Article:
Vote and virus: volatile markets bring reminder of March turmoil

By Saikat Chatterjee LONDON (Reuters) - Equity and currency volatility shot higher on Wednesday and the cost of sourcing dollars rose, reflecting fears that the U.S. election and resurgent COVID-19 pandemic could tip markets back into the sort of chaos endured earlier this year.

Reuters October 29, 2020 00:06:14 IST
Vote and virus: volatile markets bring reminder of March turmoil

Vote and virus volatile markets bring reminder of March turmoil

By Saikat Chatterjee

LONDON (Reuters) - Equity and currency volatility shot higher on Wednesday and the cost of sourcing dollars rose, reflecting fears that the U.S. election and resurgent COVID-19 pandemic could tip markets back into the sort of chaos endured earlier this year.

A selloff in March wiped a third off the value of U.S. stock indexes over a three-week period and the premium for cash dollars hit multi-year highs as the pandemic slammed markets and locked down economies.

Now, with less than a week to go before the U.S. Presidential election, a resurgence of COVID-19 cases is forcing Germany and France to consider stringent new restrictions that will almost certainly damage Europe's faltering economic recovery.

Ulrich Leuchtmann, head of FX and commodity research at Commerzbank said a double-whammy of the pandemic accelerating and an unclear election result could push volatility significantly higher.

"In the case of a very chaotic U.S. election outcome this might even come to or close to the level we saw in spring."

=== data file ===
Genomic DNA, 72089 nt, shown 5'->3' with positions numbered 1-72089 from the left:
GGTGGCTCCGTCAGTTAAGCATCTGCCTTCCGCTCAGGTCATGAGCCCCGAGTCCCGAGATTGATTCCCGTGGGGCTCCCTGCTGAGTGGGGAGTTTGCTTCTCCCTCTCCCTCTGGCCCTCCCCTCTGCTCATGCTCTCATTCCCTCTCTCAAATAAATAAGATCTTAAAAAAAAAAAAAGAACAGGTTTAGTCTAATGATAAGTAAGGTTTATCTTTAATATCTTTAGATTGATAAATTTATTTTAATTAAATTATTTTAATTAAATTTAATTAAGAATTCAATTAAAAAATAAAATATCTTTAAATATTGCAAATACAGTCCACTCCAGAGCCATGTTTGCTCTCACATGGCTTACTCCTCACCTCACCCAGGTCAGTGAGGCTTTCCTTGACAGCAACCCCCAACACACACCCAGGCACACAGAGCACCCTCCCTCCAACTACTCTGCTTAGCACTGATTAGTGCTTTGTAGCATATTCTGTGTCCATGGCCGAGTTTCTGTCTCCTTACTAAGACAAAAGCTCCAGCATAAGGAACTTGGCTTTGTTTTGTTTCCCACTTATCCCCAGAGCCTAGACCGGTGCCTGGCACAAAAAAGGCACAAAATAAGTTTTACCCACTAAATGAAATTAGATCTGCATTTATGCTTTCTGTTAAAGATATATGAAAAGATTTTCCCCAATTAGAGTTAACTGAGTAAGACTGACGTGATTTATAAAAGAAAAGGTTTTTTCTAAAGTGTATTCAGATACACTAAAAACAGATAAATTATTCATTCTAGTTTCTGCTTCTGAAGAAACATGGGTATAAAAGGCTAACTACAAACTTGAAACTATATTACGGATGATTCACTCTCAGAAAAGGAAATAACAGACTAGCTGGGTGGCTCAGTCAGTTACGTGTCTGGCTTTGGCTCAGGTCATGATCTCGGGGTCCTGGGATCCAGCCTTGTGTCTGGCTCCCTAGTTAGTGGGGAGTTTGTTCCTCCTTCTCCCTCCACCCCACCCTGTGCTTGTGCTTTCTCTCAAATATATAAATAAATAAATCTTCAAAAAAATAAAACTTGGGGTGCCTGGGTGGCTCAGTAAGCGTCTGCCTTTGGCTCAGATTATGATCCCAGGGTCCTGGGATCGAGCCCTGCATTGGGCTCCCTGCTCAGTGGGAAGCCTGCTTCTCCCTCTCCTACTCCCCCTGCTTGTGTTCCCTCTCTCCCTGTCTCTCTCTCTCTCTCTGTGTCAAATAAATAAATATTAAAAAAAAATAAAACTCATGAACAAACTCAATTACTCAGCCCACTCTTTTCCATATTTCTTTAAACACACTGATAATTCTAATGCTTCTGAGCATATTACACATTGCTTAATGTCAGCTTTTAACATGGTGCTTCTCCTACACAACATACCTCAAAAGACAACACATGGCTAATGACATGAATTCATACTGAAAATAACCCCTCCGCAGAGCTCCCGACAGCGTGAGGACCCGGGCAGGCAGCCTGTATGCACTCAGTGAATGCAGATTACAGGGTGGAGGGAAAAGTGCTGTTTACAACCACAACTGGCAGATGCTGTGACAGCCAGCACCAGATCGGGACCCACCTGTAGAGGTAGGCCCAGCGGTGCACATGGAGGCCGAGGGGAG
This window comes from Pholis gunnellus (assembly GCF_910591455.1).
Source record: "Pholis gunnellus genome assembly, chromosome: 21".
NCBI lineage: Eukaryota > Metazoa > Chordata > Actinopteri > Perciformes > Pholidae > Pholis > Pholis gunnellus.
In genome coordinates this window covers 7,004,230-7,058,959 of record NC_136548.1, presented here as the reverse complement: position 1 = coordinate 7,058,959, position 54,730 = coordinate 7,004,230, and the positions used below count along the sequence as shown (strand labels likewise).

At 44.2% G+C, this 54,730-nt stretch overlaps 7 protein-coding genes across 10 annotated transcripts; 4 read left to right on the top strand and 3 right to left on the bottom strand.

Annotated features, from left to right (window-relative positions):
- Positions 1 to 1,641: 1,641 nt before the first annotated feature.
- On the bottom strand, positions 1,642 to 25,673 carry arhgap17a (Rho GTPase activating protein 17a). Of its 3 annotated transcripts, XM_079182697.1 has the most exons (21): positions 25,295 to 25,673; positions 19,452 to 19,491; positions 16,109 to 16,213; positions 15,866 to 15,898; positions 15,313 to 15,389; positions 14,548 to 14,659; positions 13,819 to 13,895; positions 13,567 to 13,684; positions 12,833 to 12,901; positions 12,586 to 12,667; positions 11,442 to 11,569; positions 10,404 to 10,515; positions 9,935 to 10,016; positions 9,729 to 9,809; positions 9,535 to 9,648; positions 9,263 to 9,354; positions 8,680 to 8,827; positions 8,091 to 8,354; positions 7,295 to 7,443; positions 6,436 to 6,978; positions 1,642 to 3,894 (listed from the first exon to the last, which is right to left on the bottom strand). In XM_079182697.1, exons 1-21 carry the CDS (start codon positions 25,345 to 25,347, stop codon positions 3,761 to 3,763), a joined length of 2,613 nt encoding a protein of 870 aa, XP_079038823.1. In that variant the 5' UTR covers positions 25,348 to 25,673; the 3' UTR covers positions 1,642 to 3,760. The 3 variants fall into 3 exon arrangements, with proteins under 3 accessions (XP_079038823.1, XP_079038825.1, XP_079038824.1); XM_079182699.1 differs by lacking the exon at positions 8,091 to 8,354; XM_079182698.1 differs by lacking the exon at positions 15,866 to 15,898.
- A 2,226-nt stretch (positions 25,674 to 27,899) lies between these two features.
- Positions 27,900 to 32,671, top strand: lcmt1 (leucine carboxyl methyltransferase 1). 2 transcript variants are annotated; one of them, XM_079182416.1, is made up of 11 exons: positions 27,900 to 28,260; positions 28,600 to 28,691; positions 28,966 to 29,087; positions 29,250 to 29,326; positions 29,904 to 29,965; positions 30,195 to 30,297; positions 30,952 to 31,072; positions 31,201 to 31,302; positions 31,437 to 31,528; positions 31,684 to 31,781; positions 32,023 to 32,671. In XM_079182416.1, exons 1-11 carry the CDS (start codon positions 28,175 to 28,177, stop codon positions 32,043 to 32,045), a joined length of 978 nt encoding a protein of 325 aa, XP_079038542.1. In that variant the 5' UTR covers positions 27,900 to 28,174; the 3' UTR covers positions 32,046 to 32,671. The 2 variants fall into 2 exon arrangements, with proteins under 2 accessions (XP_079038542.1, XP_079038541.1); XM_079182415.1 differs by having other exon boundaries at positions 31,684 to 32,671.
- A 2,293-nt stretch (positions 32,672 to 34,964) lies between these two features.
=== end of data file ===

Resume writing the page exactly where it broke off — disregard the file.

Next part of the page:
Concerns were most strongly reflected in currency markets, especially in the implied volatility contracts derivatives traders use to protect investments against sudden swings in the exchange rate.

One-week euro and yen implied volatility against the dollar rose to their highest in nearly seven months, nearly doubling from a day ago as the maturities now encompass election day on Nov. 3 and the day after.

The euro also came under pressure in cash markets, weakening 0.6% versus the greenback, while U.S. and European stocks fell by 3% or more.

The election outcome has particularly strong resonance for China, which has endured higher trade tariffs and a hostile backdrop for its tech firms under U.S. President Donald Trump.

A win for Democrat challenger Joe Biden, who is currently ahead in opinion polls, would mean more predictable trade policies.

One-week offshore Chinese yuan volatility traded at 10.950, the highest since Jan. 7, 2016.

"We've got so much uncertainty ahead," said a trader at a Chinese bank.

LIQUIDITY SQUEEZE?

While a Biden win is widely viewed as dollar-negative, dollar swap markets, where traders outside the United States source the currency, suggest some investors are starting to hedge their bets.

Three-month euro-dollar swaps rose to 19 basis points, close to a one-month high, reflecting investors' willingness to pay a greater premium for dollars.

The swap hit a post-2008 high of more than 150 bps in March as global banks and businesses scrambled for the safety of dollars, sending the greenback spiralling higher and triggering a firesale of equities and emerging market assets.

With central banks now providing ample liquidity support, reflected in money market funds and corporate balance sheets flush with cash, this week's market jitters are not indicative of an impending dollar shortage.

But with economies under fresh pressure and European COVID deaths up 40% in the past week, investors are taking no chances and the VIX equity volatility gauge is already close to its June highs.

"Investors are finding a reason to sell," said Chris Bailey, a strategist at Raymond James, noting the risk to growth and economic recovery from tricky U.S. stimulus negotiations, a surprise or disputed election outcome and renewed lockdown calls.

(Reporting by Saikat Chatterjee, Elizabeth Howcroft, Richard Pace in LONDON, Andrew Galbraith and Winni Zhou in SHANGHAI; Editing by Sujata Rao, Kirsten Donovan)

This story has not been edited by Firstpost staff and is generated by auto-feed.

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